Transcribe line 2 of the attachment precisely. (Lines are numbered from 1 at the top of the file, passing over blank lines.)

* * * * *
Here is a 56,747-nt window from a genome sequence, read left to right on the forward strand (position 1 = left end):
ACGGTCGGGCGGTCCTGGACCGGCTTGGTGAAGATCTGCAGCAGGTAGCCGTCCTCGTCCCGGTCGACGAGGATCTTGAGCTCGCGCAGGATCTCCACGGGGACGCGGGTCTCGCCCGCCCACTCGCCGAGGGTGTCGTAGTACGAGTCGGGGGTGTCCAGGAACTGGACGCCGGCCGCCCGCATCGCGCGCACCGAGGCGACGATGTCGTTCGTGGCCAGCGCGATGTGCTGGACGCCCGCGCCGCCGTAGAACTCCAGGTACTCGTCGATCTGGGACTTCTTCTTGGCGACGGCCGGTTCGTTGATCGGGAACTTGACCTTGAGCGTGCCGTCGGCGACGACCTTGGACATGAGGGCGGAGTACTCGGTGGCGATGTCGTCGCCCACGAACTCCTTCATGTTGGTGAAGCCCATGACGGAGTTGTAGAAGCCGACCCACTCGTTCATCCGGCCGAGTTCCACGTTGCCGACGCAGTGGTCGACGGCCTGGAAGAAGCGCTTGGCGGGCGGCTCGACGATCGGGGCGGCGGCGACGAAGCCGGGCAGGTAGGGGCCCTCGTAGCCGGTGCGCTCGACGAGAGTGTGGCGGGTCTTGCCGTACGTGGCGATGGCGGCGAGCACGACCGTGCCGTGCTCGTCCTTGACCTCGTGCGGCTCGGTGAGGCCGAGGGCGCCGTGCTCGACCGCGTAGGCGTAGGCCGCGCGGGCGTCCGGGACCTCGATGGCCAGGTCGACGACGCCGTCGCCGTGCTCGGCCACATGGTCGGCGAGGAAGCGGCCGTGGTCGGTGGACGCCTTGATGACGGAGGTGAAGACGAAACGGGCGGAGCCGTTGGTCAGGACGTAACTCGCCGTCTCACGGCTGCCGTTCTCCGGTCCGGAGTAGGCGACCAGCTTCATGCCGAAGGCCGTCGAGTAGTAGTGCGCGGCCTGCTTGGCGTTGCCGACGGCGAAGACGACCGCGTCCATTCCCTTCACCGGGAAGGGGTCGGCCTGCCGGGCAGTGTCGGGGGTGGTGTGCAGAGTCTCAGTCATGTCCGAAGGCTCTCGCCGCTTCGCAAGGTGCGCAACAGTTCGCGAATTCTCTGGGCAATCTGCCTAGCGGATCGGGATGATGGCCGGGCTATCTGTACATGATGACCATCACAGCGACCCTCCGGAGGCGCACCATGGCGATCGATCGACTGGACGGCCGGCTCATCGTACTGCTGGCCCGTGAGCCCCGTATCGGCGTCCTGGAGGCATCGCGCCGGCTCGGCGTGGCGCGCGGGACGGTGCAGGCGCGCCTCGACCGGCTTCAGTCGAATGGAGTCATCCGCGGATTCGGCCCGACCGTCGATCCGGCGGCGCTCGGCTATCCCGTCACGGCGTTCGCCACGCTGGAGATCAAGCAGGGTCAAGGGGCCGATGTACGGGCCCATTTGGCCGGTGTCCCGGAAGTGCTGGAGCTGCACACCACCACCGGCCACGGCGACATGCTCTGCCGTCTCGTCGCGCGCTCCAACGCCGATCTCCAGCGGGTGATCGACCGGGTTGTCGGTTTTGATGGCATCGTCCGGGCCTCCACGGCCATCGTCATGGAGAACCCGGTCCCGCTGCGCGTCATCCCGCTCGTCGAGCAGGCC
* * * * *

ACGGTCGGGCGGTCCTGGACCGGCTTGGTGAAGATCTGCAGCAGGTAGCCGTCCTCGTCCCGGTCGACGAGGATCTTGAGCTCGCGCAGGATCTCCACGGGGACGCGGGTCTCGCCCGCCCACTCGCCGAGGGTGTCGTAGTACGAGTCGGGGGTGTCCAGGAACTGGACGCCGGCCGCCCGCATCGCGCGCACCGAGGCGACGATGTCGTTCGTGGCCAGCGCGATGTGCTGGACGCCCGCGCCGCCGTAGAACTCCAGGTACTCGTCGATCTGGGACTTCTTCTTGGCGACGGCCGGTTCGTTGATCGGGAACTTGACCTTGAGCGTGCCGTCGGCGACGACCTTGGACATGAGGGCGGAGTACTCGGTGGCGATGTCGTCGCCCACGAACTCCTTCATGTTGGTGAAGCCCATGACGGAGTTGTAGAAGCCGACCCACTCGTTCATCCGGCCGAGTTCCACGTTGCCGACGCAGTGGTCGACGGCCTGGAAGAAGCGCTTGGCGGGCGGCTCGACGATCGGGGCGGCGGCGACGAAGCCGGGCAGGTAGGGGCCCTCGTAGCCGGTGCGCTCGACGAGAGTGTGGCGGGTCTTGCCGTACGTGGCGATGGCGGCGAGCACGACCGTGCCGTGCTCGTCCTTGACCTCGTGCGGCTCGGTGAGGCCGAGGGCGCCGTGCTCGACCGCGTAGGCGTAGGCCGCGCGGGCGTCCGGGACCTCGATGGCCAGGTCGACGACGCCGTCGCCGTGCTCGGCCACATGGTCGGCGAGGAAGCGGCCGTGGTCGGTGGACGCCTTGATGACGGAGGTGAAGACGAAACGGGCGGAGCCGTTGGTCAGGACGTAACTCGCCGTCTCACGGCTGCCGTTCTCCGGTCCGGAGTAGGCGACCAGCTTCATGCCGAAGGCCGTCGAGTAGTAGTGCGCGGCCTGCTTGGCGTTGCCGACGGCGAAGACGACCGCGTCCATTCCCTTCACCGGGAAGGGGTCGGCCTGCCGGGCAGTGTCGGGGGTGGTGTGCAGAGTCTCAGTCATGTCCGAAGGCTCTCGCCGCTTCGCAAGGTGCGCAACAGTTCGCGAATTCTCTGGGCAATCTGCCTAGCGGATCGGGATGATGGCCGGGCTATCTGTACATGATGACCATCACAGCGACCCTCCGGAGGCGCACCATGGCGATCGATCGACTGGACGGCCGGCTCATCGTACTGCTGGCCCGTGAGCCCCGTATCGGCGTCCTGGAGGCATCGCGCCGGCTCGGCGTGGCGCGCGGGACGGTGCAGGCGCGCCTCGACCGGCTTCAGTCGAATGGAGTCATCCGCGGATTCGGCCCGACCGTCGATCCGGCGGCGCTCGGCTATCCCGTCACGGCGTTCGCCACGCTGGAGATCAAGCAGGGTCAAGGGGCCGATGTACGGGCCCATTTGGCCGGTGTCCCGGAAGTGCTGGAGCTGCACACCACCACCGGCCACGGCGACATGCTCTGCCGTCTCGTCGCGCGCTCCAACGCCGATCTCCAGCGGGTGATCGACCGGGTTGTCGGTTTTGATGGCATCGTCCGGGCCTCCACGGCCATCGTCATGGAGAACCCGGTCCCGCTGCGCGTCATCCCGCTCGTCGAGCAGGCC